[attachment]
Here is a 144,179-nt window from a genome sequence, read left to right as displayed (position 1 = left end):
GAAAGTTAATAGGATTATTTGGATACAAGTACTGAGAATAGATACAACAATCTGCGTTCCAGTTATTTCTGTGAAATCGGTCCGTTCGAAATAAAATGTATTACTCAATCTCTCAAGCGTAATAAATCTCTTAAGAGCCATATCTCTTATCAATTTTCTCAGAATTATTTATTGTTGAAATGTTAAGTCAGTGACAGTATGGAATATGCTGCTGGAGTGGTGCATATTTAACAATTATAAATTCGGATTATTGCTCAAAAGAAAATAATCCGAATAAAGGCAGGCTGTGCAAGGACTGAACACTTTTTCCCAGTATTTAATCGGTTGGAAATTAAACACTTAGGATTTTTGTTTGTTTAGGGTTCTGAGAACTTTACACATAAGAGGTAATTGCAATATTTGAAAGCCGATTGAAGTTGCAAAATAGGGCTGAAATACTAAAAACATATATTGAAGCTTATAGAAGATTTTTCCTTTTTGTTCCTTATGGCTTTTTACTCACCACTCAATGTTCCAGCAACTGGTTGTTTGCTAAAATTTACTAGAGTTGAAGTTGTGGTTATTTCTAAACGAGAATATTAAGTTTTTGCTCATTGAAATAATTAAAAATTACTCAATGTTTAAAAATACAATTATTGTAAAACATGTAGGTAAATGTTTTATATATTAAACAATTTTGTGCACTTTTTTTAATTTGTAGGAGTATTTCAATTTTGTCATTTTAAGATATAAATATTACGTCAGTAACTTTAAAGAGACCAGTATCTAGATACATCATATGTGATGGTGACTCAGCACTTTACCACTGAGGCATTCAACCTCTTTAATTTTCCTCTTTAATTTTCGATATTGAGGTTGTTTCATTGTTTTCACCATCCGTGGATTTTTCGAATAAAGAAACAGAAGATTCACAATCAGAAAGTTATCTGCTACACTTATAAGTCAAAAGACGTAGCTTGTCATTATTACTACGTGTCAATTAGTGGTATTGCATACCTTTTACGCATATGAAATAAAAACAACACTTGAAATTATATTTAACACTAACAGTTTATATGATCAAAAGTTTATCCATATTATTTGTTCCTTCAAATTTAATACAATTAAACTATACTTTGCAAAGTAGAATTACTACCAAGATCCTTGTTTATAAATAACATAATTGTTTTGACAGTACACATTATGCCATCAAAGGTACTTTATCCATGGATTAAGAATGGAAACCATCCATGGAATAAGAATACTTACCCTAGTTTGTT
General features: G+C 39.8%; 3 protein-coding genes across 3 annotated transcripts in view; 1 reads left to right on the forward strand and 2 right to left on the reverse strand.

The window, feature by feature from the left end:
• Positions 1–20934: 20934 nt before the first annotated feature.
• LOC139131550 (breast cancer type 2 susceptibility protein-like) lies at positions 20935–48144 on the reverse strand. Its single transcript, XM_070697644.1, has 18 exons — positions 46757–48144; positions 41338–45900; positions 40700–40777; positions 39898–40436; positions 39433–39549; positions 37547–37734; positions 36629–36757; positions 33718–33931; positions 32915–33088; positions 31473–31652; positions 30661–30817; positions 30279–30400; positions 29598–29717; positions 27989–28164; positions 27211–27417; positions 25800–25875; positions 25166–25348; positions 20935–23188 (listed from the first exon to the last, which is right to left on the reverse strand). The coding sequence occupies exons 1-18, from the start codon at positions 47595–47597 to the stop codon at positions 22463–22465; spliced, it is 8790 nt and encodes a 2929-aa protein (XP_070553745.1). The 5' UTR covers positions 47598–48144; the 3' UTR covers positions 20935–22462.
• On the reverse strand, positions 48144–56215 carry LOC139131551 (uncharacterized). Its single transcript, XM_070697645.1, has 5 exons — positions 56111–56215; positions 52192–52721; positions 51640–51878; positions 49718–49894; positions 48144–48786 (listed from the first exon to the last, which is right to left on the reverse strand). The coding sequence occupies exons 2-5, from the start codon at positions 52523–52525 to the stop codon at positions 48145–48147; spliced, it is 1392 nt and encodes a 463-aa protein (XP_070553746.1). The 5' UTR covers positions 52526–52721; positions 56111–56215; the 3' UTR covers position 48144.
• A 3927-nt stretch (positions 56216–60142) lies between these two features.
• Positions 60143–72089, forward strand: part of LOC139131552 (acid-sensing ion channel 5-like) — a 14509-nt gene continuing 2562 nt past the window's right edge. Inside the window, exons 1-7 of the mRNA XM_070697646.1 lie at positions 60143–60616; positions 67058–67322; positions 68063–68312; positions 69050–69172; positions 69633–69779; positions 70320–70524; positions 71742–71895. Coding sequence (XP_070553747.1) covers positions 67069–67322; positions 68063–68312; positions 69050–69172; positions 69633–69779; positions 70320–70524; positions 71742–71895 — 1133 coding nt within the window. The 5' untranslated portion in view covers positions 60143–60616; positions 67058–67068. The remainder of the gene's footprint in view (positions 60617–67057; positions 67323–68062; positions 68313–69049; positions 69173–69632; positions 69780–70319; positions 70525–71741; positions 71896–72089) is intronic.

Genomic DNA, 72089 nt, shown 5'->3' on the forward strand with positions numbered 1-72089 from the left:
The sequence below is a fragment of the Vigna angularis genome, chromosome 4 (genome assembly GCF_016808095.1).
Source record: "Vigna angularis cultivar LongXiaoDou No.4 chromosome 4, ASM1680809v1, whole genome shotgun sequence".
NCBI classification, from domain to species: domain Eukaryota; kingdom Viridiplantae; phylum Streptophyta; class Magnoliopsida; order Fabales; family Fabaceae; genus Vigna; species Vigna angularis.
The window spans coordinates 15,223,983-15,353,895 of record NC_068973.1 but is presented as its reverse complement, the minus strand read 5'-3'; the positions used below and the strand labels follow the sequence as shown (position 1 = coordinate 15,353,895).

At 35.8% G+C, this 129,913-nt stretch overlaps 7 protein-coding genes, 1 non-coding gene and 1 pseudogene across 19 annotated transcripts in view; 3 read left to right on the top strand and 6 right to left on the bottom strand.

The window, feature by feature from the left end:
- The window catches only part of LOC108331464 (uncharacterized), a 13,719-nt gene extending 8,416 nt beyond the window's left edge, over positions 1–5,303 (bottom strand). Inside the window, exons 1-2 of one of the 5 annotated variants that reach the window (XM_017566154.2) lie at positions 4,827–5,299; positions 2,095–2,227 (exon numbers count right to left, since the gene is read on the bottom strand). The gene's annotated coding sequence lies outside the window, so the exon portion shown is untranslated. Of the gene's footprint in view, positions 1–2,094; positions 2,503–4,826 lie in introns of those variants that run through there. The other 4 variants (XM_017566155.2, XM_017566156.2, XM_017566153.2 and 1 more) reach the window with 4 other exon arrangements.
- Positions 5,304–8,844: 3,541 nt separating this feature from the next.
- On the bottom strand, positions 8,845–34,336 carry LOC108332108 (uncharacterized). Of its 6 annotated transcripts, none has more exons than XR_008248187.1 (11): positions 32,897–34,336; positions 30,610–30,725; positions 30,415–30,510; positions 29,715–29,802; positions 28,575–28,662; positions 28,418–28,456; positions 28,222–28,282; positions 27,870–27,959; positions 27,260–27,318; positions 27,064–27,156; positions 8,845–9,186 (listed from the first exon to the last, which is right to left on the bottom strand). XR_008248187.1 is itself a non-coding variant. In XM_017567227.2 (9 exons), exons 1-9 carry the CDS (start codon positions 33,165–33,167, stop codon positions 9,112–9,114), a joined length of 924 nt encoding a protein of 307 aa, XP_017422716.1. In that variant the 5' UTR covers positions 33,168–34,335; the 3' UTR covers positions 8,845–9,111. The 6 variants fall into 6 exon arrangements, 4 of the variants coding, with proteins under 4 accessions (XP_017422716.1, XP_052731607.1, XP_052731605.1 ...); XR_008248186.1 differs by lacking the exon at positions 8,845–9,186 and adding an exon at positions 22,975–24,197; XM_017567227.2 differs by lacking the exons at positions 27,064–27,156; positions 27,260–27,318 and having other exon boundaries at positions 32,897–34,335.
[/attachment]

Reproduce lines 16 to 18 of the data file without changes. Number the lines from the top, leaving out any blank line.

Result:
The window, feature by feature from the left end:
- The window catches only part of LOC108331464 (uncharacterized), a 13,719-nt gene extending 8,416 nt beyond the window's left edge, over positions 1–5,303 (bottom strand). Inside the window, exons 1-2 of one of the 5 annotated variants that reach the window (XM_017566154.2) lie at positions 4,827–5,299; positions 2,095–2,227 (exon numbers count right to left, since the gene is read on the bottom strand). The gene's annotated coding sequence lies outside the window, so the exon portion shown is untranslated. Of the gene's footprint in view, positions 1–2,094; positions 2,503–4,826 lie in introns of those variants that run through there. The other 4 variants (XM_017566155.2, XM_017566156.2, XM_017566153.2 and 1 more) reach the window with 4 other exon arrangements.
- Positions 5,304–8,844: 3,541 nt separating this feature from the next.